sudo nano /etc/apache2/apache2.conf

2. Find the section with directives that configure server directories.

3. If the final line in the <Directory /var/www/> section contains the Require all denied directive, change it to Require all granted.

Directory permissions in the main Apache configuration file.

4. Save the file and exit.

5. Restart the Apache web server for the changes to take effect:

sudo systemctl restart apache2

Note: If you have difficulties restarting the Apache service, read How to Restart Apache on Ubuntu.

Method 4: Add Default Directory Index

When a user visits a URL that requests a directory, the web server searches the directory for the index file. If the file or similar files are not present and directory index listings are disabled, the web server displays the "403 Forbidden" error message.

To fix the issue, add a default directory index by following the steps below:

1. Access the website's main configuration file by using:

sudo nano /etc/apache2/sites-available/[domain].conf

For example, to see the configuration for the test.local domain, type:

sudo nano /etc/apache2/sites-available/test.local.conf

Note: While the website's configuration file is usually named after the website's domain, this is not a hard rule. If you cannot find the CONF file with the domain name, go through the other files in the sites-available directory and locate the correct one for the website.

2. Find the DirectoryIndex directive and ensure that the index file in the website's webroot directory is on the list. If the file is not added to the directive, add it by using the following syntax:

DirectoryIndex [primary-index-file] [secondary-index-file] [...]
The location of the DirectoryIndex directive in the website's configuration file.

Note: If the directive does not exist, you can add it using the above syntax.

3. Save the file and exit.

4. Restart Apache:

sudo systemctl restart apache2

Method 5: Check .htaccess File

If the web server configuration contains a .htaccess file, some of the file's directives may be causing the "403 Forbidden" error. Since the content of a .htaccess file largely depends on the specific website, it is difficult to provide a single way to troubleshoot the reason for the error.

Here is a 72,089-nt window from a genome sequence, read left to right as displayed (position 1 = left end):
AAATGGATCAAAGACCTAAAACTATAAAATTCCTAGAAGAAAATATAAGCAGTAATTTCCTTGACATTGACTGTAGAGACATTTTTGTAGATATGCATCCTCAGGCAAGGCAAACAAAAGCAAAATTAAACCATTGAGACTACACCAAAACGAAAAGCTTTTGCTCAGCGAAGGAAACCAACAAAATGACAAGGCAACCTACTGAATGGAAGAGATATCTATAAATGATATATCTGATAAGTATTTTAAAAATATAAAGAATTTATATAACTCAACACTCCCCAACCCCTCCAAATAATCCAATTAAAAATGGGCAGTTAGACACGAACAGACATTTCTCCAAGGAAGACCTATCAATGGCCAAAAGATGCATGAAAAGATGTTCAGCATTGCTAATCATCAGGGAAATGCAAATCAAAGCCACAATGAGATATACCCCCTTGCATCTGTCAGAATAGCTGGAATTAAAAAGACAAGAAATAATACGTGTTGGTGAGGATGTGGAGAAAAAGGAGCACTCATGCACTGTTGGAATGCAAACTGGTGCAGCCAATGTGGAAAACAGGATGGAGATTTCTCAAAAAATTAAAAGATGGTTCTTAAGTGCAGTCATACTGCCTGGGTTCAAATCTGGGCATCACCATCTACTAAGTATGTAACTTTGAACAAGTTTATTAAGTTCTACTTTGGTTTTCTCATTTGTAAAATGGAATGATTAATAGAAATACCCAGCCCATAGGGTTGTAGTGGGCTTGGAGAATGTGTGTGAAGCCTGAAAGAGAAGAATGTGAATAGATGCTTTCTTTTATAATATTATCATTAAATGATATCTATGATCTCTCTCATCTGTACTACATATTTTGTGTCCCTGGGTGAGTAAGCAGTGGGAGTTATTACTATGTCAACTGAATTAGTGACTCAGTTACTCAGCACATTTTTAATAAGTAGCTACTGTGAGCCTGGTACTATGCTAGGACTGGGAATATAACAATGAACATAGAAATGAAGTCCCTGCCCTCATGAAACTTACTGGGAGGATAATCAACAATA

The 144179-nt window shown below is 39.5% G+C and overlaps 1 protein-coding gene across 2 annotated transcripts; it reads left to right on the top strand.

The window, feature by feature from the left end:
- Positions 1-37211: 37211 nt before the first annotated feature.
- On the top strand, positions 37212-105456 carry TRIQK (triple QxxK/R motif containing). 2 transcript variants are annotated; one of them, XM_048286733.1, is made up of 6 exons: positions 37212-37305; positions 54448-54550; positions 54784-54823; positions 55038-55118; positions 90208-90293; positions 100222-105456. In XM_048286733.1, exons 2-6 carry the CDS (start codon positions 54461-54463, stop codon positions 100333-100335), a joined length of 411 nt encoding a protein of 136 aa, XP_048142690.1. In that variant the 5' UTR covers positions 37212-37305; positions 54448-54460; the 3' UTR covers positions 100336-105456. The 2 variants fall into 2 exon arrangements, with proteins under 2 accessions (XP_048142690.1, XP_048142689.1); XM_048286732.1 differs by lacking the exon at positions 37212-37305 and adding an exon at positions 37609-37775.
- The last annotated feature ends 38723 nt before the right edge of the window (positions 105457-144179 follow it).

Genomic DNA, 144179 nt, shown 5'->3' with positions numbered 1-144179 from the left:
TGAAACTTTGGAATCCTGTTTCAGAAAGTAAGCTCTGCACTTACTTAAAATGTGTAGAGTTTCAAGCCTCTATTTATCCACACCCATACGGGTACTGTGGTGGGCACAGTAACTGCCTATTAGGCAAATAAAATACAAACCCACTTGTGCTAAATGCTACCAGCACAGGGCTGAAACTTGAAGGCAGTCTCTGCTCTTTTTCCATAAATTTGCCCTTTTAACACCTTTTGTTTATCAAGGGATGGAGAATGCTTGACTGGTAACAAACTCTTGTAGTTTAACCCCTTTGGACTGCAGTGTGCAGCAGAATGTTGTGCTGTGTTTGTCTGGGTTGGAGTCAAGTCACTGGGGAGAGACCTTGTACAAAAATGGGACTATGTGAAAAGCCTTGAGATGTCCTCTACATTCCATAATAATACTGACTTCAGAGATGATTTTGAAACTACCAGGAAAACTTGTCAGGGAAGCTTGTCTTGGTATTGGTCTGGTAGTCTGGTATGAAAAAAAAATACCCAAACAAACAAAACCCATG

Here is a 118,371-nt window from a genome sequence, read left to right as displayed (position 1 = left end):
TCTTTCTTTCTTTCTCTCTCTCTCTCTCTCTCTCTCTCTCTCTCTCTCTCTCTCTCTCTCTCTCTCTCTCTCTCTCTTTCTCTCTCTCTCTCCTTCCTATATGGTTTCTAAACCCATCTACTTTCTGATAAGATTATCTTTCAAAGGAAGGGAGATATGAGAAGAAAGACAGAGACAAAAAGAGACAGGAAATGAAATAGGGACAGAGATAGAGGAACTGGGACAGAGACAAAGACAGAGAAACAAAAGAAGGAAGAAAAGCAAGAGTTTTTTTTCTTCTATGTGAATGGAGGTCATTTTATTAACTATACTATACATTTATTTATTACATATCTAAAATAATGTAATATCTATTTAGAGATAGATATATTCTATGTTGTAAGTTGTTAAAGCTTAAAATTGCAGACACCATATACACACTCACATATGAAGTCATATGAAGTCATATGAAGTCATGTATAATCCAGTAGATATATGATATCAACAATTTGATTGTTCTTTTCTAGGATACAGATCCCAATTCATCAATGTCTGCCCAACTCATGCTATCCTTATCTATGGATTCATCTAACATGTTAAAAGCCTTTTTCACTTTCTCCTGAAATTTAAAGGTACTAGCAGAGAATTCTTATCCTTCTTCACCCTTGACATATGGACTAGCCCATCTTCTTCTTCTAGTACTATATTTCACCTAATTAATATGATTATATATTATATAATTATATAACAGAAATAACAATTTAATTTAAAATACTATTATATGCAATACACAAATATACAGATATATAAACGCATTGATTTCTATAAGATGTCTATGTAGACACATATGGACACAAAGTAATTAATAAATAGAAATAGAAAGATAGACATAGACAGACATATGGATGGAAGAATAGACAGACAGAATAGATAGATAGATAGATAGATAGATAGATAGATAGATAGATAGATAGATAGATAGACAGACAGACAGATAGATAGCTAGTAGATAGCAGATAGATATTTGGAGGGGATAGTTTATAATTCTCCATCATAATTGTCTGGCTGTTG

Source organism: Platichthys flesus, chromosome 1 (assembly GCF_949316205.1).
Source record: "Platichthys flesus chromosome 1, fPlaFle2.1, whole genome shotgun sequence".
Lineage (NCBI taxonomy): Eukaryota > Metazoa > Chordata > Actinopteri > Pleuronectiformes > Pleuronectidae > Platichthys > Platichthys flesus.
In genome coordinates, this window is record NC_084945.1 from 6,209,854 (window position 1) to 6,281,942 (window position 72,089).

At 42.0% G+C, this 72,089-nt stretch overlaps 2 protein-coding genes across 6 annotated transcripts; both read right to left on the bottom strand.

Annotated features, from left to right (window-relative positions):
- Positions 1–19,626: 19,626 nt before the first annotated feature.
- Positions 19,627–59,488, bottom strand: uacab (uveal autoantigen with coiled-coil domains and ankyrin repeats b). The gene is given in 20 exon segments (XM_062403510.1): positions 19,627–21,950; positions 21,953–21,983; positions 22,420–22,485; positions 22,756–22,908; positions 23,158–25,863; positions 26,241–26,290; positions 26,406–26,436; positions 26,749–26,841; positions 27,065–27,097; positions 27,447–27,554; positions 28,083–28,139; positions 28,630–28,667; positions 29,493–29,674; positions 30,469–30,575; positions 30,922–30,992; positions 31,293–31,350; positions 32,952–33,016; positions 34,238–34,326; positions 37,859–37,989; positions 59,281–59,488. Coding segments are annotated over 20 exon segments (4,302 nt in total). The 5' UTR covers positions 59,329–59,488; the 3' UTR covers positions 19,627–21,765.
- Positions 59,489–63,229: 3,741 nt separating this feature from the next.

However, try to identify the problem by using the procedure described below:

1. Open the file and comment out all the lines by adding the (#) symbol at the beginning of each line.

2. Save the file and exit.

3. Restart Apache:

sudo systemctl restart apache2

4. Check if the error has disappeared.

5. If the error is gone, open the .htaccess file again and start uncommenting lines one by one, testing the website each time to see when the error returns.

Once you identify the problematic directive, fix it or remove it from the file.


After following this tutorial, you should be able to determine the cause and fix the Apache "403 Forbidden" error. The article listed five troubleshooting methods involving system permissions, directory ownership, and Apache configuration directives.

To learn more about the "403 Forbidden" error, read 403 Forbidden Error - What Is It and How to Fix It.

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Marko Aleksic
Marko Aleksić is a Technical Writer at phoenixNAP. His innate curiosity regarding all things IT, combined with over a decade long background in writing, teaching and working in IT-related fields, led him to technical writing, where he has an opportunity to employ his skills and make technology less daunting to everyone.